In the recent case of Milankov Designs & Project Management v Di Latte, the WA Supreme Court ordered 2 home owners and an architect they engaged to pay a designer almost $160,000 in damages for the unauthorised use of house plans. Mr and Mrs Di Latte engaged Milankov Designs & Project Management to design and prepare drawings for a home to be built at their property. They agreed that Milankov would prepare the plans for the development stage and, then, the construction drawings. After Milankov had prepared the development plans (including plans submitted to council for building licence approval) and the Di Lattes had made several payments to Milankov, the relationship broke down and the Di Lattes terminated Milankov’s engagement. Milankov then notified the Di Lattes in writing that Milankov owned copyright in the plans and that the Di Lattes were not entitled to use these without permission, including by building their house.
Nonetheless, the Di Lattes used the plans to have an architect prepare construction drawings and then to construct the house.
Milankov sued the Di Lattes, and the architect. The Di Lattes claimed their agreement with Milankov contained an implied term that allowed them to use the plans to construct their house. The judge disagreed and found that they had infringed Milankov’s copyright in the plans – both by having the architect prepare the construction drawings and by building the house. While there are instances where a licence to use plans will be implied into these kind of agreements, this will turn on the wording of the particular agreement.
The architect was also found to have infringed Milankov’s copyright.
The damages sum of $160,000 is the amount that Milankov would have earned if it had created the construction drawings for the build.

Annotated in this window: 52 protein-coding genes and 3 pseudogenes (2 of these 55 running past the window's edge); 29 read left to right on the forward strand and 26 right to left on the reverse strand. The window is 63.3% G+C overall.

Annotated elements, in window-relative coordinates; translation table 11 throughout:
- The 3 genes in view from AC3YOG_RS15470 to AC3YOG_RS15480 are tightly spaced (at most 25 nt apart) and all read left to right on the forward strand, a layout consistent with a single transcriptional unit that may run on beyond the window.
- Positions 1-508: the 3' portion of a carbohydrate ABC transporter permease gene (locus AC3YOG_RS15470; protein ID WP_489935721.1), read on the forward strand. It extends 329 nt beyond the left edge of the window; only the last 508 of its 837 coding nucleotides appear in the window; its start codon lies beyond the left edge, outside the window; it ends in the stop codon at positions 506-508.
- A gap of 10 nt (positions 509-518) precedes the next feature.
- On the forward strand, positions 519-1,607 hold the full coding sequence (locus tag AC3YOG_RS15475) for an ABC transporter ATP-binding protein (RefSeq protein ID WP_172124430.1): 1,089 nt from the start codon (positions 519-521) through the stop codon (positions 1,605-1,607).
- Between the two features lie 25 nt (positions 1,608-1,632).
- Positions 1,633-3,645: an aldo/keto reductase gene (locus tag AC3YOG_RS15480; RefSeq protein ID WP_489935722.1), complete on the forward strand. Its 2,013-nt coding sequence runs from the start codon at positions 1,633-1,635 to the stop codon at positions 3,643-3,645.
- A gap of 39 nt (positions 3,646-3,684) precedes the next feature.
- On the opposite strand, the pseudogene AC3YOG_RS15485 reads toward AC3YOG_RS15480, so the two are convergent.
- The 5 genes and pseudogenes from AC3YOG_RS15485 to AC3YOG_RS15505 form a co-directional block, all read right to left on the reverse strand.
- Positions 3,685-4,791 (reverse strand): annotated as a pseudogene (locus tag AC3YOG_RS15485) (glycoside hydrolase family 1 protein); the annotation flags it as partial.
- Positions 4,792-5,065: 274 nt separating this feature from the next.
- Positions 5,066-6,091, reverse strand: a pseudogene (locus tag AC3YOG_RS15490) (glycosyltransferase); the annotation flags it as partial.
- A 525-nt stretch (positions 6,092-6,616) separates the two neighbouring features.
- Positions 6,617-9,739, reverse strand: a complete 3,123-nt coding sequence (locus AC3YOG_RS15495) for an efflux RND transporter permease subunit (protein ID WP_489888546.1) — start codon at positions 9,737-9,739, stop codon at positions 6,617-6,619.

This case serves as a warning to home owners and is a reminder of the risks involved in using plans without permission, even when they were created for that same home owner.
Read the fine print! Carefully check contracts you enter with designers, architects and builders and be clear about when you can and cannot use the designs they create for you. The designer will usually retain ownership of copyright, which means you can only use the plans for the particular purposes agreed.
Under many contracts, if the relationship breaks down then home owners are not allowed to use the plans already prepared in order to finish the job. If you are unsure about this, check with a lawyer, or you could find yourself on the wrong side of a copyright claim.
Copyright infringement can still occur even if the plans undergo changes. The test is whether a “substantial part” has been reproduced without permission. Even when the end result looks quite different, this can still be an infringement.
The law is the same whether your project is a new build, an extension or renovation.
Our Guest Contributor:
Savannah Hardingham is an intellectual property (IP) lawyer with experience in the protection, management, exploitation and enforcement of IP rights including trade marks, copyright and designs. She has a broad range of litigation experience which includes IP matters as well as disputes regarding the misuse of confidential information, defamation, passing off and misleading and deceptive conduct.
Savannah has acted for a range of clients including architects and designer builders, as well as brand owners, designers and retailers in the fashion, footwear and furniture industries.
To read more simply visit www.klgates.com/savannah-holly-hardingham.